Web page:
IBM and Mitsui Chemicals Promotes a Good Economy with Blockchain
Mitsui Chemicals and IBM Japan have announced a collaboration to investigate blockchain technology to recycle plastics.
The cornerstone of a successful circular economy is resource recycling. Through reusing, restoring, reshaping, and recycling materials, the aim is to reduce (and ultimately eliminate) waste.
Given that the world generates 381 million tonnes of plastic waste per year, a figure projected to double by 2034 if nothing is done, encouraging circular economic models is becoming increasingly important.
The difficulty faced by businesses and governments attempting to change consumption behaviour toward circularity is that tracking the lifecycle of goods to ensure that they are reused sustainably is difficult.
Furthermore, knowing the exact chemical formula used in manufacturing is important for manufacturers and can be difficult when using recycled materials.
This is where blockchain shines since it provides manufacturers with information about the material’s life cycle and ensures that its chemical composition is accurate.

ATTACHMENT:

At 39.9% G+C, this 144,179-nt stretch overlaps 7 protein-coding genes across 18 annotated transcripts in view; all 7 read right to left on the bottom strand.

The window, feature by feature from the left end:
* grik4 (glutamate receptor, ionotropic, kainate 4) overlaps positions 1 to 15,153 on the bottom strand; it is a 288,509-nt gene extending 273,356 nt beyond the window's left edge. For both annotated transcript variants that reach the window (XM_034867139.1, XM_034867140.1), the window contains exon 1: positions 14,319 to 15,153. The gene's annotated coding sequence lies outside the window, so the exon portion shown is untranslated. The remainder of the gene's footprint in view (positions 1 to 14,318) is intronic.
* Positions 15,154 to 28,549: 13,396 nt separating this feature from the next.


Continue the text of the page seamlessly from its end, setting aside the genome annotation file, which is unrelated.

If data is correctly audited in advance, blockchain provides an additional layer of confidence in recycling statements and minimizes greenwashing for regulators and environmentally conscious customers.
Mitsui and IBM collaborate to create a database that monitors materials’ life cycles from their inception as raw materials to their sale, recycling, and reuse.
A function of the platform will be a visualization of manufacturing processes for recycling raw materials, physical properties, quality-related data, and inspection methods.
Mitsui Chemicals launched a Digital Transformation Division this month to accelerate digitization across the sector, focusing on business processes and supply chains.
This collaboration with IBM is a big move toward the Division’s target, in addition to improved sustainability practices.
“We want to exploit the wealth of experience and skill we’ve built up through our work with monomers and polymers, as well as the eco-friendly technologies and expertise we’re currently working on, including for recycling,” said Sambe Masao of Mitsui Chemicals.
“We will go about creating a resource circulation network that serves as a materials traceability mechanism, helping to bring about a circular economy, by integrating all of this with digital transformation technologies, most notably blockchain technology.”
Meanwhile, Circularise, a Dutch blockchain company, collaborates with German plastics companies DOMO and Covestro to use blockchain for plastic traceability.
Last year, the startup received €1.5 million ($1.8 million) in funding from the European Union’s Horizon 2020 initiative, and it has partnered with Porsche and the Japanese conglomerate Marubeni.